Hackers continue their attempts to obtain sensitive corporate information with the help of USB devices and invent sophisticated new ways to do so. This means you should keep learning about possible threats and consider installing additional security measures to protect sensitive data from possible USB attacks.
Let's overview some of the essential measures you can take to protect your corporate computers and networks from infected USB devices.
Implement a USB device policy
Creating and implementing an unambiguous policy regarding the use of USB devices in the workplace is crucial. Make sure your organization has a policy that clearly defines the correct steps for connecting USB devices to corporate computers and provides guidelines for the use of personal USB devices.
The human factor plays a significant role in the spread of USB cyberattacks. An employee may be irresponsible or uninformed and use an infected USB device. That’s why it’s a good idea to train your employees. Provide employees with instructions on:
- How to store sensitive information
- How to protect a USB device from viruses
- Which devices can and cannot be plugged into corporate computers
- How to recognize a USB threat
- How to protect from threats against USB-enabled devices
- What to do in case of a cyber attack
The main goal of such training is to motivate employees to be more responsible in cybersecurity matters and to do their best to prevent cyberattacks.
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Encrypt sensitive data
Consider protecting your data by encrypting it. In order to access encrypted data, a user has to enter a password or key file. Thus, even if attackers manage to steal your organization’s encrypted information with a USB device, they won’t be able to read and use it.
Install cybersecurity tools
Make sure that the antivirus software you’re currently using has the scanning functionality to check every connected USB device. As well, consider using a USB management tool that can block or inform you about unapproved devices. Be sure to regularly check these systems and regularly update them.
Make exceptions for trustworthy USB devices
You may think that blocking all USB devices and ports might seem like the perfect solution to protect your organization from malware. But in fact, this will be challenging to execute and disruptive for employees. Therefore, you can create a list of exceptions with allowed removable devices based on their type or manufacturer. Thus, everything except specified devices will automatically be blocked.
Conduct regular cybersecurity audits
Over time, cybercriminals’ methods evolve and change, just as your company’s infrastructure does. New employees come in, new devices are used, new methods of protection against cyber attacks emerge. Make sure you conduct regular system audits, update the list of exceptions with allowed USB devices, and update protection tools regularly to prevent USB-based attacks and ensure your organization’s data security. Moreover, regular checks can help you identify weak points that need additional protection.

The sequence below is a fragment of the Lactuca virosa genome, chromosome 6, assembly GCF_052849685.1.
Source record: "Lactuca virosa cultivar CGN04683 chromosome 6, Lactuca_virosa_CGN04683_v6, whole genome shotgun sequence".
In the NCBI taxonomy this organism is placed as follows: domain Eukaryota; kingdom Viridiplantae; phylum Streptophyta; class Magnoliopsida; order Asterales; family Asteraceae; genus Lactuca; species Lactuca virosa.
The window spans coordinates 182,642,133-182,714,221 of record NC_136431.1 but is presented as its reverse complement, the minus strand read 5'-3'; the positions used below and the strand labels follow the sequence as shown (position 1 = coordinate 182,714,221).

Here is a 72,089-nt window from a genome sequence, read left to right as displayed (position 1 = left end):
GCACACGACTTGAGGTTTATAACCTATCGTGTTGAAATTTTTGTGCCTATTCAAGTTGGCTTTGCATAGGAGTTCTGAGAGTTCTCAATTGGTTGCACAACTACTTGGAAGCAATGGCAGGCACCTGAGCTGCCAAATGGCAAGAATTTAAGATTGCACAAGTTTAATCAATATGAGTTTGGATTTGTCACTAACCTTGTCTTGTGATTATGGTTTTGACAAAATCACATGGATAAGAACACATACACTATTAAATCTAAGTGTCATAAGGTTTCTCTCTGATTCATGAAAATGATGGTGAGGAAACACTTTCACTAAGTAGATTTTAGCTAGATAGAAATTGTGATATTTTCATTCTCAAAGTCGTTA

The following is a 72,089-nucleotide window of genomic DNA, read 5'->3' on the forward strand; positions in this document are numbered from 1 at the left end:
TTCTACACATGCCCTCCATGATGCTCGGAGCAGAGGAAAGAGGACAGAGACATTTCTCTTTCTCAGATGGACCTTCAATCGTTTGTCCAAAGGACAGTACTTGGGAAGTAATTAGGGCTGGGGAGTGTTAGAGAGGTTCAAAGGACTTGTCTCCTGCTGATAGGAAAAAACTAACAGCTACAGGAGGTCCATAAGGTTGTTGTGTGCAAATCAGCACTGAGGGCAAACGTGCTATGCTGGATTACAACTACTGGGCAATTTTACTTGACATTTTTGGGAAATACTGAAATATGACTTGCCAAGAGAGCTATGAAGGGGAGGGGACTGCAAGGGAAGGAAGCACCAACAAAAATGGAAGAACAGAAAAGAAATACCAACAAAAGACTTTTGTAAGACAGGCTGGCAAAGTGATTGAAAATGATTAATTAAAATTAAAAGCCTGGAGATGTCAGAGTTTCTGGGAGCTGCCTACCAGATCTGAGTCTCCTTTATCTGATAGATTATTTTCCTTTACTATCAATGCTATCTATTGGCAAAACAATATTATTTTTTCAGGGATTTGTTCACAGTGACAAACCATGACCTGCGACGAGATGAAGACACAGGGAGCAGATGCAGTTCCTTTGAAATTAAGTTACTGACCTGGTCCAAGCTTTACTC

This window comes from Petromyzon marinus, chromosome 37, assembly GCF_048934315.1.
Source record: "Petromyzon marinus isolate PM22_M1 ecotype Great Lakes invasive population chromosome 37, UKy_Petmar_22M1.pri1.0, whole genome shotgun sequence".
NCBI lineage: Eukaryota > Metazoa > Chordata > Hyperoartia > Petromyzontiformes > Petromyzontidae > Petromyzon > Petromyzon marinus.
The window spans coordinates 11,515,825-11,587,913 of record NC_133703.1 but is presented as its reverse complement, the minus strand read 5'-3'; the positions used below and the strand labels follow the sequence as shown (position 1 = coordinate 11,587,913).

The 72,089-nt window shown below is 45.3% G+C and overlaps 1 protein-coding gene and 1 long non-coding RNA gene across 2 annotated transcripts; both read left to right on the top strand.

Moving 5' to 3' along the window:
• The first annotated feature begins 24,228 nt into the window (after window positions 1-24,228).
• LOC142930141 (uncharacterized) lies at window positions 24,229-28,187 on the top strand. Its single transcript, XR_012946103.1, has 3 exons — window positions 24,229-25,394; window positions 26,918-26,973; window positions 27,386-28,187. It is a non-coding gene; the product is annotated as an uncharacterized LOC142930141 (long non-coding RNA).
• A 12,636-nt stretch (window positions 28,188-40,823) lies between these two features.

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How can Ekran System help you prevent USB-based attacks?
Ekran System is insider risk management software that can be used for efficient USB management.
Using its configuration rules, you can specify the types of USB devices to monitor and block. These rules can easily be customized for every individual client and client group.
By default, Ekran System provides you with the following features:
- Monitoring of connected USB devices. Ekran System collects logs of a specified class of connected USB devices along with all other user activity metadata.
- Alerts about connected USB devices. Ekran System notifies security officers with real-time alerts when a potentially dangerous device is plugged into a USB port.
- Blocking of connected USB devices. The software automatically blocks any new device and optionally notifies the user with a pop-up message.
- Access control for USB devices. Users must ask permission to use a USB device when it is connected. The administrator can manually allow or deny access.
- Exception rules for allowed USB devices. You can add exceptions for USB devices that are allowed to connect, creating rules by vendor, hardware, and other parameters.
Finally, upon your request, Ekran System can generate a report that includes data about all events associated with USB devices.
As the use of USB devices in the workplace becomes more prevalent, so does the risk of security breaches. Malicious USB devices can easily steal sensitive data or infect entire networks, causing significant damage to a company’s IT security.
Ekran System provides a comprehensive USB-based attack protection tool that can be tailored to meet the unique needs of any business. With its default and customizable rules, it provides effective protection against USB threats to every computer on a corporate network.
Besides USB device management, Ekran System offers other robust functionalities to enhance the protection of your organization’s sensitive data and overall cybersecurity, such as privileged access management, user activity monitoring, real-time incident response, and auditing and reporting.
Request a free trial of Ekran System to start protecting yourself against USB attacks today!